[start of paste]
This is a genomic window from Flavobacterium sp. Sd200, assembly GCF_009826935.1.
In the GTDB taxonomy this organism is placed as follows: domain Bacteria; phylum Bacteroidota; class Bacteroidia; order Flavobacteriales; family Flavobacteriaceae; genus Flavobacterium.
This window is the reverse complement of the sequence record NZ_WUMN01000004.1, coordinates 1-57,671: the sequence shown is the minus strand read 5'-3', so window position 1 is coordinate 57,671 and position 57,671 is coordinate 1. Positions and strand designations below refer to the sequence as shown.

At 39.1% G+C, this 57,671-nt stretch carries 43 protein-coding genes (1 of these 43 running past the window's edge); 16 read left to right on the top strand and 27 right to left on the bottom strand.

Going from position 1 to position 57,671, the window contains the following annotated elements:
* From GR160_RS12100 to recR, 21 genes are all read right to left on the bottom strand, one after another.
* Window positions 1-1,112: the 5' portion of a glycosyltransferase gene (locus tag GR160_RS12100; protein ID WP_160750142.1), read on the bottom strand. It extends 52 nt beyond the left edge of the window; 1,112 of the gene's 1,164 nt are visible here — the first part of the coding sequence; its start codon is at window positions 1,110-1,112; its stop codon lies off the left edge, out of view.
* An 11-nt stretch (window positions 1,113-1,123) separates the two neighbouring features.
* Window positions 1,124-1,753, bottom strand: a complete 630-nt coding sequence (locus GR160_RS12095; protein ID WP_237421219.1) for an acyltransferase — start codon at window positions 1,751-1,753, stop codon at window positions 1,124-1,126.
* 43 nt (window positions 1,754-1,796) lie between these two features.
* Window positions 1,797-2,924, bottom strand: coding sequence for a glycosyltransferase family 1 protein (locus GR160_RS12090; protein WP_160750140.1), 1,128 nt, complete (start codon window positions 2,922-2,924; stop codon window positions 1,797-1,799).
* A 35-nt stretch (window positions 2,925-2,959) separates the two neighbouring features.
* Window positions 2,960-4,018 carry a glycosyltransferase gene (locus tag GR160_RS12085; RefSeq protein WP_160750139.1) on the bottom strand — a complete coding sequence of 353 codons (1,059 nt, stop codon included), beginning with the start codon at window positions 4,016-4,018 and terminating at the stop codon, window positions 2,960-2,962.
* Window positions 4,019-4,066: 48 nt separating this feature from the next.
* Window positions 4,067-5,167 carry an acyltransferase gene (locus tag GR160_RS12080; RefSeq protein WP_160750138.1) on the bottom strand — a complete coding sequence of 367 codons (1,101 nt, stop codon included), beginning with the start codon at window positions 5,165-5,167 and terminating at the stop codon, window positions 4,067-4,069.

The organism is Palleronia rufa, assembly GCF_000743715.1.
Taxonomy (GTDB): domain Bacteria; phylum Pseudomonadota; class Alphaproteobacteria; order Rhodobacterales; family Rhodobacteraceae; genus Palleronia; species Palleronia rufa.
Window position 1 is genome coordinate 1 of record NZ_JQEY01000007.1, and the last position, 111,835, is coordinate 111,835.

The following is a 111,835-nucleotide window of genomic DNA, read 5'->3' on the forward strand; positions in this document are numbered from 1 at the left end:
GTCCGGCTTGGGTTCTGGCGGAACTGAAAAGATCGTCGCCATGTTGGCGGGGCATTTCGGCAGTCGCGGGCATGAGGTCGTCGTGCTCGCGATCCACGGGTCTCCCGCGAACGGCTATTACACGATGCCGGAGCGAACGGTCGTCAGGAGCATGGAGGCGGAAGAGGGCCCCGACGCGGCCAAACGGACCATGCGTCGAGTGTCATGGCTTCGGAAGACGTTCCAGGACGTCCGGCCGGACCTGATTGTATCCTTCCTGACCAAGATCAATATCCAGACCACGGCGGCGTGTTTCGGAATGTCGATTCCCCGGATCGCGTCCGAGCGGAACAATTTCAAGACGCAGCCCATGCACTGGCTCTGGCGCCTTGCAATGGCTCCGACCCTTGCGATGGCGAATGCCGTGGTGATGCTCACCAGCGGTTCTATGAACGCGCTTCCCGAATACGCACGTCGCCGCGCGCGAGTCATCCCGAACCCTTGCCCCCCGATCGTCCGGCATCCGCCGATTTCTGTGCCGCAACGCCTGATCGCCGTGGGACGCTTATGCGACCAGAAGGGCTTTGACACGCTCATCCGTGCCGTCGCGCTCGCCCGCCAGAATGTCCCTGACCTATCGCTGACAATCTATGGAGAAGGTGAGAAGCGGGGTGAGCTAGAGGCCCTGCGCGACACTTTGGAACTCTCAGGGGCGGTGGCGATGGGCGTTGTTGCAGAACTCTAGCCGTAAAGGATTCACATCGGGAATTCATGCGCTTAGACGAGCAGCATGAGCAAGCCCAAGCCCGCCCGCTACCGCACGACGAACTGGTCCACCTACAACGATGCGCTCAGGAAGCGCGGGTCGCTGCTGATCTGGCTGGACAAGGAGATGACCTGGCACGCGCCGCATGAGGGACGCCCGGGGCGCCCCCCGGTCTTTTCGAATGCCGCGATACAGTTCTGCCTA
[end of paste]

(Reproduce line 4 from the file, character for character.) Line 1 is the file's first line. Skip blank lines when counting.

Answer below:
At 39.1% G+C, this 57,671-nt stretch carries 43 protein-coding genes (1 of these 43 running past the window's edge); 16 read left to right on the top strand and 27 right to left on the bottom strand.